A DAY after party veteran Digvijaya Singh questioned the surgical strikes along the Line of Control (LoC) in 2016, senior Congress leader Rahul Gandhi sought to distance himself. Terming Singh’s remarks as “ridiculous”, Rahul underlined that he “completely disagreed”.
Addressing a press conference during his Bharat Jodo Yatra here, Rahul said: “I don’t agree with what Digvijaya Singh has said. We completely trust our Army. The Army doesn’t need to furnish proof if it does something. I personally completely disagree with what he said.”
Leaving red faces in the Congress, Singh on Monday questioned the surgical strikes, saying “no proof” was provided. He also raised questions about the 2019 terror attack in Pulwama, saying the government was yet to present a report in Parliament on “why 40 CRPF personnel had got martyred’’.
Following the backlash, Singh tweeted on Tuesday: “I have held our armed forces in highest esteem. Two of my sisters were married to Naval officers… There is no question of my asking questions to defence officials. My questions are to the Modi government.”
In a series of tweets, he said: “These are my valid questions to the Modi government. Don’t I as a responsible citizen have a right to know the facts? Who has been punished for this serious lapse? In any other country the Home Minister would have been made to resign.”
The Congress had distanced itself from Singh’s comments, with senior leader Jairam Ramesh saying they “do not reflect the position” of the party.
Asked why action was not taken against Singh, who has in the past too left the party red-faced with his remarks, Rahul said: “We are a democratic party. And we are not a dictatorship. We don’t run our party with principles of coercion. We don’t appreciate his personal views. But the views of the party are above Digvijaya’s views. The views of the party are generated from a conversation within the party. I would like to assure you that his views are outlying views. They are not views that are held by the centre of the party.”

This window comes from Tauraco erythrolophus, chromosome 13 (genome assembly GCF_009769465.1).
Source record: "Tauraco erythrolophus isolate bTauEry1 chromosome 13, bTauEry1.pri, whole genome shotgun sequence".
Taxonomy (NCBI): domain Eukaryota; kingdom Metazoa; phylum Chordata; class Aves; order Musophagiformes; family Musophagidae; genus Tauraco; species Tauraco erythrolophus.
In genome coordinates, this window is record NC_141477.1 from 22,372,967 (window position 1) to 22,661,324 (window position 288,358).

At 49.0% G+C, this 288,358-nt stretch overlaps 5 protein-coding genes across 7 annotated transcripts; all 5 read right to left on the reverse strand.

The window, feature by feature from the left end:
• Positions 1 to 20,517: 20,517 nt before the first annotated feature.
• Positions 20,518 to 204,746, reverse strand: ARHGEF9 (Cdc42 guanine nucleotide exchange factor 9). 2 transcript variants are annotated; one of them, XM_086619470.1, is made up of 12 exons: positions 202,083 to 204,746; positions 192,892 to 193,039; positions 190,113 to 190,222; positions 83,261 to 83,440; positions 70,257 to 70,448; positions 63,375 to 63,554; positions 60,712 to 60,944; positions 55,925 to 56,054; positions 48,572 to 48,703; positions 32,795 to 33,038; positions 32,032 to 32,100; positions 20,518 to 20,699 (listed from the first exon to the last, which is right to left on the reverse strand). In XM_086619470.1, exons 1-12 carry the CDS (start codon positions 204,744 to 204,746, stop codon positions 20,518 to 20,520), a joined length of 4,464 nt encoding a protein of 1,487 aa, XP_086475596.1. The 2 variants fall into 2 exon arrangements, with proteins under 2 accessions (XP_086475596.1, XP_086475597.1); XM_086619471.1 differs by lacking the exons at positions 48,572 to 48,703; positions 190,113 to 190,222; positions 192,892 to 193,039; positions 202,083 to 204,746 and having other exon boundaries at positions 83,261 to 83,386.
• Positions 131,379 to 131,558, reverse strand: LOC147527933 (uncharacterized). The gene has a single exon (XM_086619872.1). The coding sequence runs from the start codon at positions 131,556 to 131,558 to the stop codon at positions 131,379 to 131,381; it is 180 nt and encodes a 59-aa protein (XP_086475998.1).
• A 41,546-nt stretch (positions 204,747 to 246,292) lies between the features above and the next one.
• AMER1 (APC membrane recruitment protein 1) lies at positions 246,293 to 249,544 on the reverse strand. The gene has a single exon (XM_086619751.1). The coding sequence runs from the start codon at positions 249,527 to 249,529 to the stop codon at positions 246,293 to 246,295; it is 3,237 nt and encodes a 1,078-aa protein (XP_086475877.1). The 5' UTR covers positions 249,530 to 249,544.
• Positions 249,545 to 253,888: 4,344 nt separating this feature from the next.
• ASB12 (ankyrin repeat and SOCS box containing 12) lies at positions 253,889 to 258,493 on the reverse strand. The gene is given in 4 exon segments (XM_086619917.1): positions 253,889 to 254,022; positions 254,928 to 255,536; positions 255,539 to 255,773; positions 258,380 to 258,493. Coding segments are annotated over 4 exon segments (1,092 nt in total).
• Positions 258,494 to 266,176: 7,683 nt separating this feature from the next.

“We are absolutely crystal clear that the armed forces do a job. They do a job exceptionally well and they do not need to be providing proof for anything,” he said.
Elaborating, he said, “It is in the culture of our party to allow conversations and sometimes, when those conversations happen, people who have extreme views air their views. So we try to manage a conversation. In the BJP and RSS, there is no conversation. They just decide that this is what is going to be and nobody can talk after that. It is like demonetisation. The Prime Minister gets up one morning and we are going to demonetise. Or like GST, where you completely destroy the backbone of the country because you are not having a conversation.”
“We think a conversation is very important. Sometimes, of course, there are people in every conversation who will say ridiculous things. And in this case, I am sorry to have to say this about a senior leader, he said a ridiculous thing,” Rahul said.
Rahul also spoke about the row over BBC’s documentary on Modi and his Gujarat government’s response to the 2002 riots. “If you read our scriptures, if you read the Bhagavad Gita or the Upanishads, you will see that it is written in it that the truth cannot be hidden. The truth always comes out. So you can ban, you can suppress the press, you can control the institutions, you can use the CBI, ED and all this stuff, but the truth is the truth. Truth shines bright. It has a nasty habit of coming out. So no amount of banning, oppression and frightening people is going to stop the truth from coming out,” he said.
Meanwhile, BJP spokesperson Ravi Shankar Prasad said: “Rahul Gandhi, for the first time, said he respects the Indian Army. Could you not convince Digvijaya Singh who has been walking with you… Why did it take so many years for you to publicly state that you respect your armed forces?”
Criticising Rahul for his “vacillating” stand on the armed forces, Prasad also cited some of his previous remarks, including a recent comment in Dausa questioning the government’s handling of the border standoff with China and claim that the Chinese were “beating up” Indian soldiers.
With ENS, New Delhi